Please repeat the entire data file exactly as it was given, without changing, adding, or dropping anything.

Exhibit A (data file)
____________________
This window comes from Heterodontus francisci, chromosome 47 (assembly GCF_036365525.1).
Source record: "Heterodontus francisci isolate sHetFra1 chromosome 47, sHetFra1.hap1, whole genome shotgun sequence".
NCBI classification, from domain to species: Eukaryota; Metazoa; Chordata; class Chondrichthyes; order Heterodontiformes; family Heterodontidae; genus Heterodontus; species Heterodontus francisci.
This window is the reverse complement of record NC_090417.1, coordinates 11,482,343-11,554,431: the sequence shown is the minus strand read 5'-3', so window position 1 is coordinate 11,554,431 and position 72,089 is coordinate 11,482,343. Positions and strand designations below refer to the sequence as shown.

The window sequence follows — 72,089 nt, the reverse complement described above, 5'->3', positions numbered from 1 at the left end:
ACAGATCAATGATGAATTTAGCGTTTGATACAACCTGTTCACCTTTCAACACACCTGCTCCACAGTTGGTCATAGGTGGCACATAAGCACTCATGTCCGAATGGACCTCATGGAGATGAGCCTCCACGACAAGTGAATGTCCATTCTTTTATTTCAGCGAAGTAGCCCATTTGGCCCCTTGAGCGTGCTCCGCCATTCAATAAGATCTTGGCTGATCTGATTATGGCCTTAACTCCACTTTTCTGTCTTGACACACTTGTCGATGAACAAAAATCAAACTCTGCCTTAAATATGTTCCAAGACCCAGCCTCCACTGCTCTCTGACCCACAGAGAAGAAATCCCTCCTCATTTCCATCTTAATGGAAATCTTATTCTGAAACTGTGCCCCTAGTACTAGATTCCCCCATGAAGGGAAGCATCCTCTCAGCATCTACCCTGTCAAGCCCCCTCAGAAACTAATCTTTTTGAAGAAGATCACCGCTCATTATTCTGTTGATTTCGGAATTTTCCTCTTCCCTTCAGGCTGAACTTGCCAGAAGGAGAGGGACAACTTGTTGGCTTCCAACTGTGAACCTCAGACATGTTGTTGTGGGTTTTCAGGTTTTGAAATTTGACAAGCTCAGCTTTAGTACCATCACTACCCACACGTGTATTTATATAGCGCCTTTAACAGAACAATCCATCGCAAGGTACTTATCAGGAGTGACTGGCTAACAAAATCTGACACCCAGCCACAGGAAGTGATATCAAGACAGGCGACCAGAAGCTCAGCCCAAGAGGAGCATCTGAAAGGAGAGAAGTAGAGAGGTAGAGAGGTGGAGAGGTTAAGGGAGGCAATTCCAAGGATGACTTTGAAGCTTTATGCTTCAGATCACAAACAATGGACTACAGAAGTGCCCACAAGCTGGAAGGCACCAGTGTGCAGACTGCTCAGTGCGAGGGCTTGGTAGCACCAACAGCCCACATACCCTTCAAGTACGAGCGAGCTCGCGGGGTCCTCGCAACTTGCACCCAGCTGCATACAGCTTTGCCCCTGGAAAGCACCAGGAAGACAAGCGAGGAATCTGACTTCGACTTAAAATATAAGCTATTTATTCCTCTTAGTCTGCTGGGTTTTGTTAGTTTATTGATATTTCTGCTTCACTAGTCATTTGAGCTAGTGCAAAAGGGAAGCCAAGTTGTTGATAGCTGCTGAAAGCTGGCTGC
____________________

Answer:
This window comes from Heterodontus francisci, chromosome 47 (assembly GCF_036365525.1).
Source record: "Heterodontus francisci isolate sHetFra1 chromosome 47, sHetFra1.hap1, whole genome shotgun sequence".
NCBI classification, from domain to species: Eukaryota; Metazoa; Chordata; class Chondrichthyes; order Heterodontiformes; family Heterodontidae; genus Heterodontus; species Heterodontus francisci.
This window is the reverse complement of record NC_090417.1, coordinates 11,482,343-11,554,431: the sequence shown is the minus strand read 5'-3', so window position 1 is coordinate 11,554,431 and position 72,089 is coordinate 11,482,343. Positions and strand designations below refer to the sequence as shown.

The window sequence follows — 72,089 nt, the reverse complement described above, 5'->3', positions numbered from 1 at the left end:
ACAGATCAATGATGAATTTAGCGTTTGATACAACCTGTTCACCTTTCAACACACCTGCTCCACAGTTGGTCATAGGTGGCACATAAGCACTCATGTCCGAATGGACCTCATGGAGATGAGCCTCCACGACAAGTGAATGTCCATTCTTTTATTTCAGCGAAGTAGCCCATTTGGCCCCTTGAGCGTGCTCCGCCATTCAATAAGATCTTGGCTGATCTGATTATGGCCTTAACTCCACTTTTCTGTCTTGACACACTTGTCGATGAACAAAAATCAAACTCTGCCTTAAATATGTTCCAAGACCCAGCCTCCACTGCTCTCTGACCCACAGAGAAGAAATCCCTCCTCATTTCCATCTTAATGGAAATCTTATTCTGAAACTGTGCCCCTAGTACTAGATTCCCCCATGAAGGGAAGCATCCTCTCAGCATCTACCCTGTCAAGCCCCCTCAGAAACTAATCTTTTTGAAGAAGATCACCGCTCATTATTCTGTTGATTTCGGAATTTTCCTCTTCCCTTCAGGCTGAACTTGCCAGAAGGAGAGGGACAACTTGTTGGCTTCCAACTGTGAACCTCAGACATGTTGTTGTGGGTTTTCAGGTTTTGAAATTTGACAAGCTCAGCTTTAGTACCATCACTACCCACACGTGTATTTATATAGCGCCTTTAACAGAACAATCCATCGCAAGGTACTTATCAGGAGTGACTGGCTAACAAAATCTGACACCCAGCCACAGGAAGTGATATCAAGACAGGCGACCAGAAGCTCAGCCCAAGAGGAGCATCTGAAAGGAGAGAAGTAGAGAGGTAGAGAGGTGGAGAGGTTAAGGGAGGCAATTCCAAGGATGACTTTGAAGCTTTATGCTTCAGATCACAAACAATGGACTACAGAAGTGCCCACAAGCTGGAAGGCACCAGTGTGCAGACTGCTCAGTGCGAGGGCTTGGTAGCACCAACAGCCCACATACCCTTCAAGTACGAGCGAGCTCGCGGGGTCCTCGCAACTTGCACCCAGCTGCATACAGCTTTGCCCCTGGAAAGCACCAGGAAGACAAGCGAGGAATCTGACTTCGACTTAAAATATAAGCTATTTATTCCTCTTAGTCTGCTGGGTTTTGTTAGTTTATTGATATTTCTGCTTCACTAGTCATTTGAGCTAGTGCAAAAGGGAAGCCAAGTTGTTGATAGCTGCTGAAAGCTGGCTGC